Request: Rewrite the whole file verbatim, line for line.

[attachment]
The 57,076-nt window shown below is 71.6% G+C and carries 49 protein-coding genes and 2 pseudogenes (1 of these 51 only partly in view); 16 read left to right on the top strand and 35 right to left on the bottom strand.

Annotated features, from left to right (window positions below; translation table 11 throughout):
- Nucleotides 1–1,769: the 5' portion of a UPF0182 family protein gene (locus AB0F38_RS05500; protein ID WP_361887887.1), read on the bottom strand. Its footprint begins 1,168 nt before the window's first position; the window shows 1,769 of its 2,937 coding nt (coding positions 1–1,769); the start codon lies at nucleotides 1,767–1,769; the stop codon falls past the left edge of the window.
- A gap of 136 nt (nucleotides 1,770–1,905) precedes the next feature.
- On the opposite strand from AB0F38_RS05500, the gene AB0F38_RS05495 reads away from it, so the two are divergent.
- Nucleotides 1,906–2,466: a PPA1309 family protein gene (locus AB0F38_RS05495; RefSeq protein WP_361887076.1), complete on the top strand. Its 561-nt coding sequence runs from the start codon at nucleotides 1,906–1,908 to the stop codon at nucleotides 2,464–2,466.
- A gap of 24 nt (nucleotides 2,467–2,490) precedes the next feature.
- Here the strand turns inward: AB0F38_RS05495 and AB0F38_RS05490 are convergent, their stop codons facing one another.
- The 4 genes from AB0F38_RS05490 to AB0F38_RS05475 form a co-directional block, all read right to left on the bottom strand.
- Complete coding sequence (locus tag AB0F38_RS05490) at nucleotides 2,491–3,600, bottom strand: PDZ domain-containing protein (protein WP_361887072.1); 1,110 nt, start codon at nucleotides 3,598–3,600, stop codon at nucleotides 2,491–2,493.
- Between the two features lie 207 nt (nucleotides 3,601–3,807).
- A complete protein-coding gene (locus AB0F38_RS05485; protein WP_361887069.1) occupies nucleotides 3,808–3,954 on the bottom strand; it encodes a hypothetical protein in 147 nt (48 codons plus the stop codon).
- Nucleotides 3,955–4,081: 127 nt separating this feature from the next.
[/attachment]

The 57,076-nt window shown below is 71.6% G+C and carries 49 protein-coding genes and 2 pseudogenes (1 of these 51 only partly in view); 16 read left to right on the top strand and 35 right to left on the bottom strand.

Annotated features, from left to right (window positions below; translation table 11 throughout):
- Nucleotides 1–1,769: the 5' portion of a UPF0182 family protein gene (locus AB0F38_RS05500; protein ID WP_361887887.1), read on the bottom strand. Its footprint begins 1,168 nt before the window's first position; the window shows 1,769 of its 2,937 coding nt (coding positions 1–1,769); the start codon lies at nucleotides 1,767–1,769; the stop codon falls past the left edge of the window.
- A gap of 136 nt (nucleotides 1,770–1,905) precedes the next feature.
- On the opposite strand from AB0F38_RS05500, the gene AB0F38_RS05495 reads away from it, so the two are divergent.
- Nucleotides 1,906–2,466: a PPA1309 family protein gene (locus AB0F38_RS05495; RefSeq protein WP_361887076.1), complete on the top strand. Its 561-nt coding sequence runs from the start codon at nucleotides 1,906–1,908 to the stop codon at nucleotides 2,464–2,466.
- A gap of 24 nt (nucleotides 2,467–2,490) precedes the next feature.
- Here the strand turns inward: AB0F38_RS05495 and AB0F38_RS05490 are convergent, their stop codons facing one another.
- The 4 genes from AB0F38_RS05490 to AB0F38_RS05475 form a co-directional block, all read right to left on the bottom strand.
- Complete coding sequence (locus tag AB0F38_RS05490) at nucleotides 2,491–3,600, bottom strand: PDZ domain-containing protein (protein WP_361887072.1); 1,110 nt, start codon at nucleotides 3,598–3,600, stop codon at nucleotides 2,491–2,493.
- Between the two features lie 207 nt (nucleotides 3,601–3,807).
- A complete protein-coding gene (locus AB0F38_RS05485; protein WP_361887069.1) occupies nucleotides 3,808–3,954 on the bottom strand; it encodes a hypothetical protein in 147 nt (48 codons plus the stop codon).
- Nucleotides 3,955–4,081: 127 nt separating this feature from the next.